GEORGETOWN, Guyana, October 20, 2017 (CMC) – A former chief justice of Grenada was sworn in as the new chairman of the Guyana Elections Commission (GECOM) last night, ending months of bickering between President, David Granger, and Opposition Leader, Bharrat Jagdeo, over a replacement for Dr. Steve Surujbally, who retired last November.
Retired Justice James Patterson, who became a lawyer in 1964 and served as director of public prosecution, here, in 1972 before taking up the position of Chief Justice of Grenada in 1987, took the oath of office at a ceremony before President Granger.
Jagdeo had, at one stage, threatened legal action over the non-appointment of a GECOM chairman after President Granger had, on two previous occasions, declined to accept the names presented by the Opposition Leader as possible replacements.
A government statement, Thursday night, said that Granger had placed “reliance on the ruling of Chief Justice, Madame Roxanne George-Wiltshire, in the exercise of his decision to reject the third list, dated August 25, 2017”, indicating that Article 161 (2) of the Guyana Constitution “permits the President to act, independently, to appoint a person of the judicial category to be the Chairman of GECOM; that is a person who is presumptively fit and proper”.
It said that Granger had written to Jagdeo, even providing him at his request, with a list of criteria or characteristics that would make the listed persons acceptable, before resorting to appointing Justice Patterson.
“I informed him that I found the third list of nominees, submitted by the Leader of the Opposition to me, dated August 25, 2017, was “unacceptable” within the meaning of the Constitution.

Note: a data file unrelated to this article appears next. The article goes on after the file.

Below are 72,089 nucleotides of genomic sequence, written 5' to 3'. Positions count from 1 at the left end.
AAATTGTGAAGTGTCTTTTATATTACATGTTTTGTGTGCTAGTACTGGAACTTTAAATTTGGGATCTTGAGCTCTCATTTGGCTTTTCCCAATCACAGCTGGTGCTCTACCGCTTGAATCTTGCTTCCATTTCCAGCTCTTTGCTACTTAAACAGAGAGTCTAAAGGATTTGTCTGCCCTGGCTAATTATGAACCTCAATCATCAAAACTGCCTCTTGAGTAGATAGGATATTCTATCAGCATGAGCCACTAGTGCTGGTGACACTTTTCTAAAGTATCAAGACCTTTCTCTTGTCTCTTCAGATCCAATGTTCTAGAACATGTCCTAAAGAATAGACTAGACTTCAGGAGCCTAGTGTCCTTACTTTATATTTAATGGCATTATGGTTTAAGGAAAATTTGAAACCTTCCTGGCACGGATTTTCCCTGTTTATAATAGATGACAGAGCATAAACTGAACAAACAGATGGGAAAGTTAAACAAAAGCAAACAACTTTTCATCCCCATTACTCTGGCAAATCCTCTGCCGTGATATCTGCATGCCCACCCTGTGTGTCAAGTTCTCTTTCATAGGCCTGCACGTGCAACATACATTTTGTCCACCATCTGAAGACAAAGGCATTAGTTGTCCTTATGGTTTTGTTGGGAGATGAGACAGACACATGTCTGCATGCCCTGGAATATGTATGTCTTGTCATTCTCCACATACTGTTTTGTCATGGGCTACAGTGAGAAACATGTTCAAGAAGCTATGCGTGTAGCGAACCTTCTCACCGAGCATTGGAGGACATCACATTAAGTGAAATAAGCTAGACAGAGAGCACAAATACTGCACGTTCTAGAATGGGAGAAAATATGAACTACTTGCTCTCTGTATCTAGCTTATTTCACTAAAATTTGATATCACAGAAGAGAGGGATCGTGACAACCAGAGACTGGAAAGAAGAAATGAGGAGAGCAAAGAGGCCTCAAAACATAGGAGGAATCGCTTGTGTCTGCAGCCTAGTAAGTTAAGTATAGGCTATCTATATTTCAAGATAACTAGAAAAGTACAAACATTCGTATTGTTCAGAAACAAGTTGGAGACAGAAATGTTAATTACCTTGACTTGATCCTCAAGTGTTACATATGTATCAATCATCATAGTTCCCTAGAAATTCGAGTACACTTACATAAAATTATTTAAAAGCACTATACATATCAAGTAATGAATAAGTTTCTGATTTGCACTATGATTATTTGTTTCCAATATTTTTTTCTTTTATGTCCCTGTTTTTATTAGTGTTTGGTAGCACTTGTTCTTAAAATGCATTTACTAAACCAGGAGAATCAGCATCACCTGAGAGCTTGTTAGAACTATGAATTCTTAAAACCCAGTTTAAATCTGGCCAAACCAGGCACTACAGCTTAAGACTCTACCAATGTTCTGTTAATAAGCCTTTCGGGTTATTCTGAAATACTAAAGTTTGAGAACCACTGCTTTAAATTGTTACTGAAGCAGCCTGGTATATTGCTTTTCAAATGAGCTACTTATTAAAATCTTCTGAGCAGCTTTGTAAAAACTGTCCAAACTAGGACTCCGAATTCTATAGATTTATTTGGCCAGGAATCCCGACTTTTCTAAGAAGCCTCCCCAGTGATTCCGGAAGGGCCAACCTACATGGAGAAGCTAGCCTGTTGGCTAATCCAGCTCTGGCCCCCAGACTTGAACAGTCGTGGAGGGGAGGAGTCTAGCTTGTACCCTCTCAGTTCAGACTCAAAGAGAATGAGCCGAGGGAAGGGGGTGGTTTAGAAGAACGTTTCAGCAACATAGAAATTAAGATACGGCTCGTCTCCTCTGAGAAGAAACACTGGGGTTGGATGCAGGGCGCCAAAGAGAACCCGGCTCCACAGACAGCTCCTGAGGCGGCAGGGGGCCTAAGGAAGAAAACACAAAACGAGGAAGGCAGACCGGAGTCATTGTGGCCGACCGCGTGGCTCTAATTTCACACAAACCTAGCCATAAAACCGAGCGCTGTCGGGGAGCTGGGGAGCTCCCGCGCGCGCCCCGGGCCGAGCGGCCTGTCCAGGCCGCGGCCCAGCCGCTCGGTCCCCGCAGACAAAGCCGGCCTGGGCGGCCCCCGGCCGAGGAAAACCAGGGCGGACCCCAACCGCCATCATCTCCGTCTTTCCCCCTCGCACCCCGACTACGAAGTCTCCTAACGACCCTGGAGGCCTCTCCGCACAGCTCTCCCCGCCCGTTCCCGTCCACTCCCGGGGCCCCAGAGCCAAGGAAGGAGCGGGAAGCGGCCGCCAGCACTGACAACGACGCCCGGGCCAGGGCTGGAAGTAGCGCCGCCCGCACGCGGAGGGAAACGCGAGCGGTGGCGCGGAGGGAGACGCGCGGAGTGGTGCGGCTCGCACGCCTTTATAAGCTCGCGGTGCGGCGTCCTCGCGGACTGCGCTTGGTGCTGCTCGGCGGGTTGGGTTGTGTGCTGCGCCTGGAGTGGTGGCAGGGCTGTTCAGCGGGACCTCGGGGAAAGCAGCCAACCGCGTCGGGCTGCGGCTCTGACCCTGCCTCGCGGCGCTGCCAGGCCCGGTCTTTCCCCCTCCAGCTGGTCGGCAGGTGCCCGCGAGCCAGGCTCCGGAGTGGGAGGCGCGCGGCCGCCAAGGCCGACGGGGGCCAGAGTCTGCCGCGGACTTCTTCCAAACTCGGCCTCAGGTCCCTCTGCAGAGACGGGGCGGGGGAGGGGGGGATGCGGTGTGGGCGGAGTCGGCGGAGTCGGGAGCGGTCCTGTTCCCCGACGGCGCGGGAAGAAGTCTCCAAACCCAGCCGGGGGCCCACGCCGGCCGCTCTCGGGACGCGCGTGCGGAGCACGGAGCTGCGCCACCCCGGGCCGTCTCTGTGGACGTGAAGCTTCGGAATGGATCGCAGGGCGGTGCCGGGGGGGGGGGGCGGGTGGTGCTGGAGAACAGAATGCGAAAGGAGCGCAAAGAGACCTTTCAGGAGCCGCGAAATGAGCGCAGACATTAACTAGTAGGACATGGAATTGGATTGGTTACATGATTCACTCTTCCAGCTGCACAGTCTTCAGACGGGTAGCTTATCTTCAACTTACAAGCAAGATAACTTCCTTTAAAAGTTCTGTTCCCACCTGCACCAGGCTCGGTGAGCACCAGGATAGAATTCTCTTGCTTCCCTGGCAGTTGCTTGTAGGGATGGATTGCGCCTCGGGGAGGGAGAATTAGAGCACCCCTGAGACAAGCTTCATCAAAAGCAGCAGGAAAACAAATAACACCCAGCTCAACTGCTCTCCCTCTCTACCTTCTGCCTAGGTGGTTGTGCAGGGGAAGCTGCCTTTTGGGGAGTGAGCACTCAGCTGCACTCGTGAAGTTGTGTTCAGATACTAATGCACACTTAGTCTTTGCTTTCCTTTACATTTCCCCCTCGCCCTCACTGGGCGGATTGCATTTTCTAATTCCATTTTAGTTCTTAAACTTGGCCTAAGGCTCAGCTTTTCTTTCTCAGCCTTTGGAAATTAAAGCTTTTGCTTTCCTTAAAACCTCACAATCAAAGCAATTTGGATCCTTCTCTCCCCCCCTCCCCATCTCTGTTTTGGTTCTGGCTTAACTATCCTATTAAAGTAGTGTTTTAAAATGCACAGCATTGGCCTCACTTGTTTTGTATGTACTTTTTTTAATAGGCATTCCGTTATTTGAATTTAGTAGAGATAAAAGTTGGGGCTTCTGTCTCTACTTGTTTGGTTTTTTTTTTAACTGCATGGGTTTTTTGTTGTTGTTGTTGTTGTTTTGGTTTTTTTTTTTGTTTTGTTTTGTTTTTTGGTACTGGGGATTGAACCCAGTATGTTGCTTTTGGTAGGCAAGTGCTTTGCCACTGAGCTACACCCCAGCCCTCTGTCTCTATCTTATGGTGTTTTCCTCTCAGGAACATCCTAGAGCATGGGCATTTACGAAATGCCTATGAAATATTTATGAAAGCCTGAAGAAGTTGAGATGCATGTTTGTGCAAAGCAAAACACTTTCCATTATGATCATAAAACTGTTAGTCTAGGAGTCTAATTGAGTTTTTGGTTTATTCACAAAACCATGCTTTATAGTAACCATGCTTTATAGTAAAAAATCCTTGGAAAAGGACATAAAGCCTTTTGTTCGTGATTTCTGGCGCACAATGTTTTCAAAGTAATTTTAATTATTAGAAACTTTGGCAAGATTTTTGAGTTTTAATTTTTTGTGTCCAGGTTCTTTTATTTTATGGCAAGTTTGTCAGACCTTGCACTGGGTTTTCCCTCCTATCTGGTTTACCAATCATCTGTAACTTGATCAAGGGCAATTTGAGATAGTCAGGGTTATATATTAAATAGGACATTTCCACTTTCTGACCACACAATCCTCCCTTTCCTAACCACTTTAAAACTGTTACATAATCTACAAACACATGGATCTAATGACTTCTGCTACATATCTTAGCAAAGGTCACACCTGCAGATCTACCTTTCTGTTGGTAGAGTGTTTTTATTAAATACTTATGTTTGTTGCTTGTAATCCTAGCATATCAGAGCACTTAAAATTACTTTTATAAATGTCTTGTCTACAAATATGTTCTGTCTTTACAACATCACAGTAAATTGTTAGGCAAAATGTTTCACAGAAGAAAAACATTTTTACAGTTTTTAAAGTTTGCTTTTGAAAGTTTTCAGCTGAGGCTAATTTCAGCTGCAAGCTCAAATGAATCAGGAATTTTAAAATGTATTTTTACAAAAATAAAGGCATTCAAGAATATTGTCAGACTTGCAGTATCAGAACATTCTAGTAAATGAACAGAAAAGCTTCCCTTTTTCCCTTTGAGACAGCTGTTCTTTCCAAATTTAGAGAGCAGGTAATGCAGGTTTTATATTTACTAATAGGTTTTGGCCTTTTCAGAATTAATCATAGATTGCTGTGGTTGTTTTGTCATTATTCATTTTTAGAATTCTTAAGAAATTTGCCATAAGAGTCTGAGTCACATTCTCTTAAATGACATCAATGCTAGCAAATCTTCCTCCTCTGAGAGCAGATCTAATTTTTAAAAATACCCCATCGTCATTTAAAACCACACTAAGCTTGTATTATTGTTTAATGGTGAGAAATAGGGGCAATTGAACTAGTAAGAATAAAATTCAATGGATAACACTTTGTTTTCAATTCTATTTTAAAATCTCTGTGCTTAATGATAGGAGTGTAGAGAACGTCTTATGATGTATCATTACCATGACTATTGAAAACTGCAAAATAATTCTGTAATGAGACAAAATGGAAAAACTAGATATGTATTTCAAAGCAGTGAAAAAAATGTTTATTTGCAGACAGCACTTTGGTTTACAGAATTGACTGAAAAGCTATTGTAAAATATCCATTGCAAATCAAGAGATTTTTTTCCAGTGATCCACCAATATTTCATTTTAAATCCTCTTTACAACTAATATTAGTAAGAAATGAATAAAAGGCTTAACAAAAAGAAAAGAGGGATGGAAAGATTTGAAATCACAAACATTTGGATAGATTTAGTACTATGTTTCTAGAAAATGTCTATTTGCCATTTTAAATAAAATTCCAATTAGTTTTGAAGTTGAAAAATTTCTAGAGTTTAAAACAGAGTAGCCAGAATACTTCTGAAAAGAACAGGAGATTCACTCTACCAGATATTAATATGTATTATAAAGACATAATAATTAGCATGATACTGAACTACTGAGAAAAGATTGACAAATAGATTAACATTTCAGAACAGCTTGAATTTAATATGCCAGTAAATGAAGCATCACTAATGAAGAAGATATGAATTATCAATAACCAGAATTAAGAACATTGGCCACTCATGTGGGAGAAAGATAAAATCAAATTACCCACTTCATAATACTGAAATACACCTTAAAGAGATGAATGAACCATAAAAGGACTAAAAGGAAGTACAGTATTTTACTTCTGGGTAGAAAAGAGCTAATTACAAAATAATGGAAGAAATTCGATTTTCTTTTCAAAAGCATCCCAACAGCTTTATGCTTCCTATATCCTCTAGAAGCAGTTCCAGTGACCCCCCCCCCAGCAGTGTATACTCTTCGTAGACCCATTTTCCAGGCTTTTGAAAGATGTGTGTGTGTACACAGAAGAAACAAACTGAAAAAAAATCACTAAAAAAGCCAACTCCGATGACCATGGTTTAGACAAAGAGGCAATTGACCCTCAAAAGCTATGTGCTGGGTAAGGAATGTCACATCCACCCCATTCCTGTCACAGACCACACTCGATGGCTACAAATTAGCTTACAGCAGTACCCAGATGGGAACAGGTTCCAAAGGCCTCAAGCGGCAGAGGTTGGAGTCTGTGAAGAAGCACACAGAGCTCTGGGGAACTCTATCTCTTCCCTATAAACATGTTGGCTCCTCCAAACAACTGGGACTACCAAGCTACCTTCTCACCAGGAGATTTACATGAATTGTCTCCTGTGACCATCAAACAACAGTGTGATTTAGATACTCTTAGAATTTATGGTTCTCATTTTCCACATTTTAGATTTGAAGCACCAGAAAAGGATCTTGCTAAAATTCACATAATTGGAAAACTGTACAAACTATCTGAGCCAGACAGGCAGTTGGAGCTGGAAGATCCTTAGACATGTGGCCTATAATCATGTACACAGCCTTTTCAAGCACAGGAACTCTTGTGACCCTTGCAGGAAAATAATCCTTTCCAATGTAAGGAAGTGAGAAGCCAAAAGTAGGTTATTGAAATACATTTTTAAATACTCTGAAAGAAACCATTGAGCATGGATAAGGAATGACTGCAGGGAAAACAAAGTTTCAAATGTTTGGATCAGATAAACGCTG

“I have also paid careful attention to the ruling of the Chief Justice in the case of Marcel Gaskin vs AG et al. Desirous of fulfilling the requirements of the Constitution and given the need to appoint a Chairman of GECOM and, in light of the failure of the Leader of the Opposition to present a list that is not unacceptable, I have decided that it would be in the public’s interest to resort to the proviso of article 161 (2),” Granger wrote.
Madame George-Wiltshire, in her ruling, had advised that there is no legal requirement for the President to state reasons for rejecting a list, though it is her belief that in the furtherance of democracy and good governance, he should, since Article 161 (2) speaks to the need for dialogue and compromise.
The Chief Justice further advised that it is the Head of State who has sole discretion on the determination of what is ‘fit and proper’, and as such, the President is not obligated to select a person from the six names on a list of which he has determined are unacceptable as fit and proper persons for appointment.
Further, the Chief Justice stated in her ruling that the President must consider each person, unless the President provided the Leader of the Opposition with guidelines of who is unacceptable.
The government statement noted that President Granger did provide the Leader of the Opposition with a list of criteria, based on his interpretation of the Constitution, for a person to be qualified for the position of Chairman of the Guyana Elections Commission in a letter sent on March 16, 2017.
It said that Jagdeo did not object to those criteria and submitted a second list.